Friends, I hope these have been some benefit to you. If you have any questions or comments for me, feel free to use the comment section below and I will get back to you as soon as I can! As always, May Allah keep you all blessed, happy, healthy and safe. Ameen

Love, Amani 🙂

 

Preparing Yourself For Ramadan!

As Salam Alaikum friends! I’ve been away a while and have gotten a writer’s block, unfortunately, but I’m back and I’ve missed you all! 🙂

Today’s post is about preparing for the wonderful month of Ramadan, which is quickly approaching. This year (2012), in the USA, Ramadan begins on Friday, July 20th. Note that most Muslims start observing the celebration the night before at sunset, which would be on the 19th, Insha’Allah.

Although Ramadan is always on the same day of the Islamic calendar, the date on the Gregorian calendar varies from year to year, since the Gregorian calendar is a solar calendar and the Islamic calendar is a lunar calendar. This difference means Ramadan moves in the Gregorian calendar approximately 11 days every year. The date of Ramadan may also vary from country to country depending on whether the moon has been sighted or not.

A little explanation about the holy month of Ramadan:

Observance of Ramadan is also mandated in the Quran’s second chapter, verses 183-185.

During the month of Ramadan, adult Muslims engage in ritual fasting from sunup to sundown. This practice, Sawm, which is the same as fasting, is one of the five pillars of Islam, and requires that individuals abstain from eating, drinking, smoking and sexual intercourse. Each evening, Muslims will break the fast at sundown with Iftar, a traditional meal often beginning with the eating of dates — an homage to a practice of Muhammad.

All Muslims are expected to observe the fast once they reach the age of puberty.

In general, the practices of Ramadan are meant to purify oneself from thoughts and deeds that are counter to Islam. By removing material desires, one is able to focus fully on devotion and service to God. Many Muslims go beyond the physical ritual of fasting and attempt to purge themselves of impure thoughts and motivations — anger, cursing, greed, etc. As part of this, service to the community and to those in need is a major emphasis of activity throughout the month.

The holiday of Eid ul-Fitr, which marks the end of Ramadan, takes place on the first day of the following month and celebrates the completion of the 30 days of fasting. On this day, morning prayers are followed by feasting and celebration among family and friends. Eid is a day of great thanksgiving for Muslims — an opportunity to show their gratitude for making it through the month of fasting and a chance to share their blessings with others.

There some exceptions as far as those who are not obligated to fast. People who are ill, pregnant and breastfeeding women (if they feel it would harm the baby), someone traveling, a woman during her menses (but must resume once menses ends), one who is not in a healthy state of mind, children, elderly if they are not healthy. Some of these reasons are only temporary and must be made up before the next Ramadan.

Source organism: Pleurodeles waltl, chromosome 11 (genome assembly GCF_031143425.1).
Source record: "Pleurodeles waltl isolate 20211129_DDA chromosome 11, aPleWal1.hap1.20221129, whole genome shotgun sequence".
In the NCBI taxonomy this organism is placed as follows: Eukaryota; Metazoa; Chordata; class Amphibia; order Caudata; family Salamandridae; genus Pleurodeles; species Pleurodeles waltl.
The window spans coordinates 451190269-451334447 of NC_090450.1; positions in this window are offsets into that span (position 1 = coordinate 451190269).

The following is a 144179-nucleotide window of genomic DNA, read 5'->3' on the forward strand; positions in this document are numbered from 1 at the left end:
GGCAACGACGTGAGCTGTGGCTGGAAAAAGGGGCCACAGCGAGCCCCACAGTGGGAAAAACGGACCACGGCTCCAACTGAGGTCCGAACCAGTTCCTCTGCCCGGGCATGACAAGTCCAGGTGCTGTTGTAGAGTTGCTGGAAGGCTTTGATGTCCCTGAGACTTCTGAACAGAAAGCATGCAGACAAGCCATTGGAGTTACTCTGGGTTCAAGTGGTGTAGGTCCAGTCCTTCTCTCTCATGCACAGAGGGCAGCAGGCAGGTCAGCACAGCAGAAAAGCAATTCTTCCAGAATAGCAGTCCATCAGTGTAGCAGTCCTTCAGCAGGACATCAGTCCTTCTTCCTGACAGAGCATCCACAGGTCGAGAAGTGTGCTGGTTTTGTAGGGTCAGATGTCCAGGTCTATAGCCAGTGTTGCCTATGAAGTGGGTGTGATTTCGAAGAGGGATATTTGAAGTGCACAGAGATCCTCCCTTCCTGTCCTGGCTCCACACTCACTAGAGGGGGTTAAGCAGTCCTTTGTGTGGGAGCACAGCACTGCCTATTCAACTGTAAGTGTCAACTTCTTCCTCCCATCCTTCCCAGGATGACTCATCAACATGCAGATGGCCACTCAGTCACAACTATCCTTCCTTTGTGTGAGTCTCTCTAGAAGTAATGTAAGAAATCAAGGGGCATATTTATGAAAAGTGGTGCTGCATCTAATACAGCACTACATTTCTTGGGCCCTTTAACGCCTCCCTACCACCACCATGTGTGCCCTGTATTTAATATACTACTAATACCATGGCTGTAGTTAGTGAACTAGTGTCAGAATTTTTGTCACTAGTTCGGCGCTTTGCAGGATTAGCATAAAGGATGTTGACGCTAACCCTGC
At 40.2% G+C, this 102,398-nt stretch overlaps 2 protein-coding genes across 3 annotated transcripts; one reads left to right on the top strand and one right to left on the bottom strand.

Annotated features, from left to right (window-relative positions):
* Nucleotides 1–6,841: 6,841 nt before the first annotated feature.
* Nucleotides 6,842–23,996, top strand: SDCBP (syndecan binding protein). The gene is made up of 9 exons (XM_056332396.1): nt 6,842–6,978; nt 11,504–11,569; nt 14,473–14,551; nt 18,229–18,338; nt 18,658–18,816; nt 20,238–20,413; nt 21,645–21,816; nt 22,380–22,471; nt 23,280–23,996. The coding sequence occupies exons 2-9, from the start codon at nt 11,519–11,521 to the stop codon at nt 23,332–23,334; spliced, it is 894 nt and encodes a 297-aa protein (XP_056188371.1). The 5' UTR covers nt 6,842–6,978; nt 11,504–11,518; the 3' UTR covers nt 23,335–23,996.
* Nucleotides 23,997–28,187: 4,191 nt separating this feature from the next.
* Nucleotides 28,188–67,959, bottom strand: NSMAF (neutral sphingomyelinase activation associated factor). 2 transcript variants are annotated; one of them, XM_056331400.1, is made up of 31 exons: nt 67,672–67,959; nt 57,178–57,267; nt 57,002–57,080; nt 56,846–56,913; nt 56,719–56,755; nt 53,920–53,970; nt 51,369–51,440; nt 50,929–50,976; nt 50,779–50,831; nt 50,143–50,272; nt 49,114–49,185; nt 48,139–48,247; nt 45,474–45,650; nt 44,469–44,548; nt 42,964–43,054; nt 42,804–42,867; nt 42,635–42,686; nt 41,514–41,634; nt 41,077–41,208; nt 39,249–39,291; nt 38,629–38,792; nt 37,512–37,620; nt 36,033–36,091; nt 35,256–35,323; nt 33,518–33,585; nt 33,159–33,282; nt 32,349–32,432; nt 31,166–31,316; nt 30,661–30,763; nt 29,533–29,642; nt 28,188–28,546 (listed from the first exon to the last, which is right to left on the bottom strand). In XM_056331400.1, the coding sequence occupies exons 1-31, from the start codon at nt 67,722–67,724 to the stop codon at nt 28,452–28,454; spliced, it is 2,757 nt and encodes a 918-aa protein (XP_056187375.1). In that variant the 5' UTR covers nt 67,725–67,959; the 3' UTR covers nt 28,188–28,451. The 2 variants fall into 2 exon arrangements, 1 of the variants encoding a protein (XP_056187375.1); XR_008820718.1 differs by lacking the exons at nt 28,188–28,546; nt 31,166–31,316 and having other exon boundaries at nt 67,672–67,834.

Preparing yourself for Ramadan:

Here are some ideas that may be of use to you as ways to help you prepare for fasting Ramadan.

1. To help condition your heart for this blessed month, intensify your worship before Ramadan begins. Just a small, consistent amount is enough. The Prophet (peace be upon him) told us: “The deeds most loved by Allah are those done regularly, even if they are small.” (Bukhari, Muslim)

For example, say I always pray 2 raka (units )of sunnah (compulsory prayer) after isha’ (the night prayer) from this day until Ramadan begins—and even through Ramadan, let me make the intention that I will now pray 2 extra raka of sunnah after isha’. And every time I pray these extra 2 raka, which are more than what I normally pray, let me remember that I am doing these with the intention of asking Allah (swt) to help me be prepared to strive and exert my utmost effort during Ramadan.

2. Make a Dua list! This is THE MONTH to ask for EVERYTHING, both related to this life and the Next. Let us not wait until the last 10 nights to make special dua, and then once `Eid passes realize that we completely forgot about fifty other things we needed to make dua’ for. Let’s start making our lists now, and add to it as more things come our way. Insha’Allah this should help us remember to make constant dua’ in this month where dua is accepted, and help our hearts pour out to the One Who can make those dua happen, subhanahu wa ta’ala.

3. Write out your objectives for Ramadan. Praying all of your fard (obligatory) prayers? Praying all of your sunnahs? Reading the entire Qur’an? Giving $1 in charity a day? Making itikaaf (a time for reflection and prayer in seclusion) in the masjid? Leaving one serious sin that you’ve been trying to get away from for some time now? Sincerely turning back to Allah (swt)? Write out a list, put it somewhere you will see it, and make dua’ for your success in fulfilling your objectives.